Non-guaranteed Overtime Included In Holiday Pay

November 2014
Much publicity has been given to the recent decision by the Employment Appeal Tribunal (“EAT”) that paid overtime should be taken into account when calculating holiday pay.

The key points of the EAT decision.

The Working Time Directive requires workers to be paid “normal remuneration” during any period of holiday. Note that the term ‘holiday’ applies only to the basic four weeks’ leave granted under the Working Time Directive. Generally speaking, a worker’s “normal remuneration” is his or her typical average pay. Guaranteed overtime forms part of normal working hours and it has been accepted for some time that it should be included in the calculation of holiday pay. The significant change is that the EAT has now confirmed that non-guaranteed overtime should also be included. This is overtime that an employee regularly carries out but which an employer is not contractually obliged to provide. The key concern addressed by the ruling is that a worker should not be put at a financial disadvantage when taking holiday or deterred from doing so on account of financial disadvantage. This new development will enable a large number of workers who have been paid holiday pay representing their basic hours only to bring claims for unlawful deductions from wages, specifically, the difference between what they have been paid and what they should have been paid had holiday pay been calculated correctly.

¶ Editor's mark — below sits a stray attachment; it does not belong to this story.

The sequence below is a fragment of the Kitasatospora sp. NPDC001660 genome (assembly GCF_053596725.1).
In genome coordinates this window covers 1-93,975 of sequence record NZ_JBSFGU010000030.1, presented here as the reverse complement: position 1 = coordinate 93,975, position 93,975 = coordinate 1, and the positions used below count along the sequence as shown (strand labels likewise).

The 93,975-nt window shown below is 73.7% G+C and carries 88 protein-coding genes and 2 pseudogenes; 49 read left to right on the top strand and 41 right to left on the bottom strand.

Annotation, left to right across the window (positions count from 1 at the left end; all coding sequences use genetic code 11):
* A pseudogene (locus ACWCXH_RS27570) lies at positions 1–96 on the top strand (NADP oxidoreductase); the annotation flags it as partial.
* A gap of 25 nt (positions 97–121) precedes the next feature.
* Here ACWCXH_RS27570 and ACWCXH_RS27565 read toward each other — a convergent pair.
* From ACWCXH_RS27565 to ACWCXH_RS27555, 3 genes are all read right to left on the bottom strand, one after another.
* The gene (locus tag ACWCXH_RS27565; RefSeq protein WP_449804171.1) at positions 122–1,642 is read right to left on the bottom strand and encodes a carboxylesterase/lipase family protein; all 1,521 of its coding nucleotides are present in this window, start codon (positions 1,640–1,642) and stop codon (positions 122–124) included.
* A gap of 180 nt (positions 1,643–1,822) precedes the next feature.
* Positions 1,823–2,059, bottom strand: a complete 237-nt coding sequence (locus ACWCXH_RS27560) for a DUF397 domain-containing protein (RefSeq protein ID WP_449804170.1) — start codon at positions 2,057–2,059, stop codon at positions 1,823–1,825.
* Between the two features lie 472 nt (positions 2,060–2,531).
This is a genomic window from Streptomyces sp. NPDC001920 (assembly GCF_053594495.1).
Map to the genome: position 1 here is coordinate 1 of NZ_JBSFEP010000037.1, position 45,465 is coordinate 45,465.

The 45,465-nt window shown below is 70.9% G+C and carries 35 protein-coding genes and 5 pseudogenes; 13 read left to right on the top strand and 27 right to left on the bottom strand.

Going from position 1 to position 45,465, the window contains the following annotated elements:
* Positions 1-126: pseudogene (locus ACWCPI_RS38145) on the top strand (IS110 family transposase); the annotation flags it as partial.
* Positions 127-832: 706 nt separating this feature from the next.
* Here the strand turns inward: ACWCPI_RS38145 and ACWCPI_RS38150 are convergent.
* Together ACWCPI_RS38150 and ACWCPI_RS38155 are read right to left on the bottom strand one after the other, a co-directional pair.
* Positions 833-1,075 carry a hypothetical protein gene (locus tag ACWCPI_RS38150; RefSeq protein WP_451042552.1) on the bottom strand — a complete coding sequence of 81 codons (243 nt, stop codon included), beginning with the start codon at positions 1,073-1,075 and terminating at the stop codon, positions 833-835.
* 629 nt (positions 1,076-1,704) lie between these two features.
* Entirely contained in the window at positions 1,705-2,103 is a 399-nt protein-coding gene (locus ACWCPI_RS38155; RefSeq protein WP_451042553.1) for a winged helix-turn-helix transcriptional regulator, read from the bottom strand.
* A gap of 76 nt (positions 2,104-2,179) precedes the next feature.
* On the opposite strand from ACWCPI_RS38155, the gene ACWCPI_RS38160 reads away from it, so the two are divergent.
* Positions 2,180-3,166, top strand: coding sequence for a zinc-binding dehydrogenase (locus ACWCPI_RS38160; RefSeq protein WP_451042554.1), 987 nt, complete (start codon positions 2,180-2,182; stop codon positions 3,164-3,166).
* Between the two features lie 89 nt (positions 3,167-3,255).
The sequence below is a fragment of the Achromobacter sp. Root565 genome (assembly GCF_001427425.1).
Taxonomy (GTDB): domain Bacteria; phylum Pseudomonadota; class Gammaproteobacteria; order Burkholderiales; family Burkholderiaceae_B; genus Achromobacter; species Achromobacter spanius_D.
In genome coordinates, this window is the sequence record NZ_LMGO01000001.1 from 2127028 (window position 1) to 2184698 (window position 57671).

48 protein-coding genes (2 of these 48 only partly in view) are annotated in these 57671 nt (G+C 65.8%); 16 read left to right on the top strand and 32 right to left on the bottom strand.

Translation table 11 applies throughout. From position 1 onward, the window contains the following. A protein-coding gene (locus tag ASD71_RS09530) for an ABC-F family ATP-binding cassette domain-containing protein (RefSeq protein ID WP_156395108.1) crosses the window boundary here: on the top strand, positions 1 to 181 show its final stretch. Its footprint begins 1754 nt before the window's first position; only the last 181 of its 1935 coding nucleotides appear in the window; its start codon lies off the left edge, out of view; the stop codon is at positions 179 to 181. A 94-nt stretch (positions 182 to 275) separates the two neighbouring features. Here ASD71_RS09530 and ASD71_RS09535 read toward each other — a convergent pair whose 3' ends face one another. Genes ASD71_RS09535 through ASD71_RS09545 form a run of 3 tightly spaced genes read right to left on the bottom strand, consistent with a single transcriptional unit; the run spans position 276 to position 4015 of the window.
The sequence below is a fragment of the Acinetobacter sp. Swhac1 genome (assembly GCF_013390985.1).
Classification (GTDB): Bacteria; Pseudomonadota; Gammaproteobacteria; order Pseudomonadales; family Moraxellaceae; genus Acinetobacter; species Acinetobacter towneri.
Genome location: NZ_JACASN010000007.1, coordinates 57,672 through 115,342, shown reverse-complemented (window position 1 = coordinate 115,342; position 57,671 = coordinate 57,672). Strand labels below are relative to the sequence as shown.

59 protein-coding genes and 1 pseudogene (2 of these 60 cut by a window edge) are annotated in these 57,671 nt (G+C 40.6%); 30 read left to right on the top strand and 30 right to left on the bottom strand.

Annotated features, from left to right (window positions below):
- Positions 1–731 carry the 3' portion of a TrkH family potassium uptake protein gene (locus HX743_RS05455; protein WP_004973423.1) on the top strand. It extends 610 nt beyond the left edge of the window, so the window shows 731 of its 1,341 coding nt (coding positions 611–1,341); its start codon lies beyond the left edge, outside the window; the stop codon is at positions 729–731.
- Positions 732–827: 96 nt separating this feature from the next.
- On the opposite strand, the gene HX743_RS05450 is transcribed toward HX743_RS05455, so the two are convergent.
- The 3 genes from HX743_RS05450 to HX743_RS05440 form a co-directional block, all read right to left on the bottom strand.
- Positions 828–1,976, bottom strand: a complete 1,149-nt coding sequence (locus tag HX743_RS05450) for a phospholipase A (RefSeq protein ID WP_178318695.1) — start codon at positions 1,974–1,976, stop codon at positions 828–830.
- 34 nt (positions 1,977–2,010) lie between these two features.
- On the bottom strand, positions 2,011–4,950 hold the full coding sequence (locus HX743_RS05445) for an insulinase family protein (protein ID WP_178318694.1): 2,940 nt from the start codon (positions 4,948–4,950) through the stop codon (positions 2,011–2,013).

It is not suggested that ad hoc overtime worked/paid infrequently should be included: the key as to whether the pay should be included in the holiday pay calculation is whether it occurs with enough frequency to be “normally included” as part of that worker’s pay. Salaried members of staff who only receive salary or those who also have the option of voluntary overtime are not affected by this ruling.

Retrospective claims for underpaid holiday.

Workers can bring claims for underpaid holiday pay going back in time, at most to the date when the Working Time Regulations 1998 came into force. Some media reports have suggested that this case will open the floodgates for employees to claim back-payments of holiday pay. However, the EAT has limited the impact of the decision by restricting how far employees can try to claim underpayments of holiday pay. The EAT confirmed that claims must be brought within three months of the last in the series of deductions. In practical terms, this restricts workers’ ability to bring retrospective claims for underpaid holiday.

The EAT has given leave to appeal the decision to the Court of Appeal, meaning that a final decision may not be received for quite some time.

The Simply-Docs contracts of employment will not be changed in the light of this ruling but we have made reference to the issues raised by this ruling on the Employment Contract Key Terms Information Page.

The contents of this Newsletter are for reference purposes only and do not constitute legal advice. Independent legal advice should be sought in relation to any specific legal matter.

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